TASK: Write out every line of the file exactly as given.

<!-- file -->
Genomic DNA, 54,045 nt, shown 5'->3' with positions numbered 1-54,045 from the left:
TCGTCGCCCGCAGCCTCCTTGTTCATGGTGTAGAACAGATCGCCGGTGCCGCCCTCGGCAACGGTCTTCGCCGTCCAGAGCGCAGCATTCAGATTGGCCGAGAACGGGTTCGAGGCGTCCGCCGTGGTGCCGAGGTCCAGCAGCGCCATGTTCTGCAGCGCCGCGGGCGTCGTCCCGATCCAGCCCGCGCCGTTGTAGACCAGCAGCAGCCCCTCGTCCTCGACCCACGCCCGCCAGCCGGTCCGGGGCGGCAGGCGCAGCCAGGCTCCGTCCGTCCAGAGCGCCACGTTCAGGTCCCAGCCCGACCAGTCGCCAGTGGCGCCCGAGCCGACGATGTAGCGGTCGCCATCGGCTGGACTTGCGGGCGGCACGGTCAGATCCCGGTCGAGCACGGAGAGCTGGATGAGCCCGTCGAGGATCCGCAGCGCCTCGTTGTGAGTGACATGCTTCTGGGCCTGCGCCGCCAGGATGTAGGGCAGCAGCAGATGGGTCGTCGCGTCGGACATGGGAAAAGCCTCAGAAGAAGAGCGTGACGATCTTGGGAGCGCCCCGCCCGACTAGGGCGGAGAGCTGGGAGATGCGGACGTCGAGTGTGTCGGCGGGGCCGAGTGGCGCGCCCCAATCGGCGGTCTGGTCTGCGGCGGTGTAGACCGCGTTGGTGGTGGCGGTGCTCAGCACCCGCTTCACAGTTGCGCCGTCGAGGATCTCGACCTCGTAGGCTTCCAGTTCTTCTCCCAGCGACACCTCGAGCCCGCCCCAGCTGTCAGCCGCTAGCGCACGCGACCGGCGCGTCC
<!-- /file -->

Genomic DNA, 54,045 nt, shown 5'->3' with positions numbered 1-54,045 from the left:
TCGTCGCCCGCAGCCTCCTTGTTCATGGTGTAGAACAGATCGCCGGTGCCGCCCTCGGCAACGGTCTTCGCCGTCCAGAGCGCAGCATTCAGATTGGCCGAGAACGGGTTCGAGGCGTCCGCCGTGGTGCCGAGGTCCAGCAGCGCCATGTTCTGCAGCGCCGCGGGCGTCGTCCCGATCCAGCCCGCGCCGTTGTAGACCAGCAGCAGCCCCTCGTCCTCGACCCACGCCCGCCAGCCGGTCCGGGGCGGCAGGCGCAGCCAGGCTCCGTCCGTCCAGAGCGCCACGTTCAGGTCCCAGCCCGACCAGTCGCCAGTGGCGCCCGAGCCGACGATGTAGCGGTCGCCATCGGCTGGACTTGCGGGCGGCACGGTCAGATCCCGGTCGAGCACGGAGAGCTGGATGAGCCCGTCGAGGATCCGCAGCGCCTCGTTGTGAGTGACATGCTTCTGGGCCTGCGCCGCCAGGATGTAGGGCAGCAGCAGATGGGTCGTCGCGTCGGACATGGGAAAAGCCTCAGAAGAAGAGCGTGACGATCTTGGGAGCGCCCCGCCCGACTAGGGCGGAGAGCTGGGAGATGCGGACGTCGAGTGTGTCGGCGGGGCCGAGTGGCGCGCCCCAATCGGCGGTCTGGTCTGCGGCGGTGTAGACCGCGTTGGTGGTGGCGGTGCTCAGCACCCGCTTCACAGTTGCGCCGTCGAGGATCTCGACCTCGTAGGCTTCCAGTTCTTCTCCCAGCGACACCTCGAGCCCGCCCCAGCTGTCAGCCGCTAGCGCACGCGACCGGCGCGTCC